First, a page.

In recent years, the impetus for participation in this once only-voluntary process has increased on the basis of mandates by Medicare carriers as well as a multitude of private, third-party insurers. The majority of policies enacted to date impact specific states or regions; however, in 2008, a policy put in place by a large, private insurer requires accreditation on a nationwide basis for all advanced imaging procedures. Particularly throughout 2007, an increase in the number of accredited laboratories correlates to this specific, widespread payment policy.
Why Accreditation of Laboratories, and Who Should Do It?
The concept of accreditation of laboratories was born out of a desire by many groups to demonstrate that the studies being performed met some national standards for quality and interpretation. Pressure came from payors, but also professional societies, consumers, and oversight groups.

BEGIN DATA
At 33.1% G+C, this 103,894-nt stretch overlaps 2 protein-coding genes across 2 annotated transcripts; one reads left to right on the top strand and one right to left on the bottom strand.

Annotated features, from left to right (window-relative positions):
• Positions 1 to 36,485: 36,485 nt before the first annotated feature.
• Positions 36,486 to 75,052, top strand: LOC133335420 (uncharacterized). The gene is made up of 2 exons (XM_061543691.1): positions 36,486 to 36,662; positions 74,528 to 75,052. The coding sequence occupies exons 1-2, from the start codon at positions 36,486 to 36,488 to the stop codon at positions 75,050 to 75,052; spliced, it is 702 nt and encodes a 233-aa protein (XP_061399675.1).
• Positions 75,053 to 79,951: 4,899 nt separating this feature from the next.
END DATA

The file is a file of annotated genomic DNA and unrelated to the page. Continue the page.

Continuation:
Once one accepts accreditation as a valid measure of laboratory quality, the question becomes who or what organization is best suited to provide such an evaluation. By a large consensus, the model has become an organization that consists of various professional societies that are involved in a specific testing procedure. In the cardiovascular imaging arena, this concept was first developed by professional societies representing noninvasive vascular testing laboratories. In 1990, the Intersocietal Commission for the Accreditation of Vascular Laboratories (ICAVL) was initially established by 8 founding societies, and eventually joined by others well known to the cardiology community, such as the American College of Cardiology and American Society of Echocardiography, as well as others representing all aspects of vascular imaging (Fig. 1). Representatives of these organizations developed the Vascular Laboratory Essentials and Standards as well as the evaluation criteria for accreditation.